Q: Why do you think it’s valuable to engage with users?

A: We need to make sure that we’re addressing our users’ real needs. What challenges do news organizations encounter when communicating with whistleblowers? How can SecureDrop support them in this process? The only way to answer those questions is to ensure that insights from user feedback, training, support, and user research feed back into the development process.

For a security product, it’s especially important that there is no disconnect between theoretical security and operational security practices. For example, SecureDrop uses an air-gapped viewing station for securely reviewing documents. If a journalist then takes a photograph of a document with their phone, that photograph of a sensitive document may be uploaded to a cloud or backup service without their knowledge.

Engaging with users helps us identify these potential disconnects, and think about ways that we can address them through user experience improvements, training, documentation, etc.

Q: What is the best way for users to share feedback with your team?

A: For news organizations and journalists using SecureDrop, we recommend that they get in touch with us via [email protected] (GPG key here) and request an account on our support portal. Because communications about production use of SecureDrop are inherently sensitive, it’s important to use a secure channel by default.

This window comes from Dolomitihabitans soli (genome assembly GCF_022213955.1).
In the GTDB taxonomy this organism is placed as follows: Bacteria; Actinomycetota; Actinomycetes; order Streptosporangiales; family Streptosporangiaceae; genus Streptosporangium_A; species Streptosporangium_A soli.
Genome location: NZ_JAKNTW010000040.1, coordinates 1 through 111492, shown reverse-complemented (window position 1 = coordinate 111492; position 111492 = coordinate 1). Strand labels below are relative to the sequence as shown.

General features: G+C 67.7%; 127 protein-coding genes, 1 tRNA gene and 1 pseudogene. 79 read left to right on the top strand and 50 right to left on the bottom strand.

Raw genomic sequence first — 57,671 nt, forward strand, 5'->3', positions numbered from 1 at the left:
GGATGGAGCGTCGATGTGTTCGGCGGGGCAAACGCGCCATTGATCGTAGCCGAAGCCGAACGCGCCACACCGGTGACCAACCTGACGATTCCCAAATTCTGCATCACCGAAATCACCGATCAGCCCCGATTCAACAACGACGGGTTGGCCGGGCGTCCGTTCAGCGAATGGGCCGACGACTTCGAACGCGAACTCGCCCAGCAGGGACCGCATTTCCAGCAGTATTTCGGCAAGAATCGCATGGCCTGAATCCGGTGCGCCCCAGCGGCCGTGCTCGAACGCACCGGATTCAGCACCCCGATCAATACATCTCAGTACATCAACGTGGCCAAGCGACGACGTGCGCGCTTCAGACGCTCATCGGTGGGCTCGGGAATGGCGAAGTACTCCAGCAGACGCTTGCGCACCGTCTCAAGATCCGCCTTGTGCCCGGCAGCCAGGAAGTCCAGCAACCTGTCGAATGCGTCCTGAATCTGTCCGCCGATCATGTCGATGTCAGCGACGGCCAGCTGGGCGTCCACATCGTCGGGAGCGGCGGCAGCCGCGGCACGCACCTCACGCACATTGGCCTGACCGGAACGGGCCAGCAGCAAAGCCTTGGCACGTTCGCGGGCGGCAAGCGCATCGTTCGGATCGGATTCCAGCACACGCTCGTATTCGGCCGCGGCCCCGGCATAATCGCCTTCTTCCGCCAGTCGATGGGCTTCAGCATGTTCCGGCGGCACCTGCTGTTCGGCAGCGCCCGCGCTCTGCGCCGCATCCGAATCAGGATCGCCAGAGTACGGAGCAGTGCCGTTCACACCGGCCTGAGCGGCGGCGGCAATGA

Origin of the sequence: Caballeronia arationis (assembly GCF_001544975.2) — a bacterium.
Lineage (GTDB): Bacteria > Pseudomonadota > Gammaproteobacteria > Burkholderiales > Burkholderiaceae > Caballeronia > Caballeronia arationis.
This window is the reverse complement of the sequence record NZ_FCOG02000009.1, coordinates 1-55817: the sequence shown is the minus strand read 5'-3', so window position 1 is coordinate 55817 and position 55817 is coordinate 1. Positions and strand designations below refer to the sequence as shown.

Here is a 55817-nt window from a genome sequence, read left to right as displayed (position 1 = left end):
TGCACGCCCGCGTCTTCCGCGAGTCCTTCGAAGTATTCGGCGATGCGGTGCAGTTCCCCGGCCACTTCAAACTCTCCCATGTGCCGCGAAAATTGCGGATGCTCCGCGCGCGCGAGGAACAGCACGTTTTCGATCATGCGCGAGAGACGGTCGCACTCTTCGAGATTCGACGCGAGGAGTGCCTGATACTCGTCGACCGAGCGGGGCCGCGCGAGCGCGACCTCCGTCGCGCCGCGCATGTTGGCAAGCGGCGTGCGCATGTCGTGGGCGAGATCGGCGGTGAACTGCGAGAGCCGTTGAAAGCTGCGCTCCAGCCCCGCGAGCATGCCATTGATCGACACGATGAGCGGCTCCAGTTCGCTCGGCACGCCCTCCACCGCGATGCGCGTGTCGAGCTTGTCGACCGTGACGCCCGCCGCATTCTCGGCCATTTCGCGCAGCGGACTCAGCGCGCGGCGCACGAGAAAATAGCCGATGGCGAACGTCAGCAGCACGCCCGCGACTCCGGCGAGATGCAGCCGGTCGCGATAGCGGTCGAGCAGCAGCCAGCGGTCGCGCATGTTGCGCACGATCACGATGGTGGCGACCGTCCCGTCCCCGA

For sensitive security issues, we offer bug bounties via Bugcrowd, or researchers can send us an email at [email protected] (GPG key here).

For less sensitive communications, you can find us on Gitter, and we encourage users to open issues on GitHub, including for feature requests.

Q: How has feedback previously been incorporated into development?

A: An example feature that is directly responsive to user feedback is the ability to administer the instance via the local network instead of using Tor which is how administrators access SecureDrop by default. This reduces the amount of time administrators spend working on their SecureDrop when it’s physically co-located in the newsroom.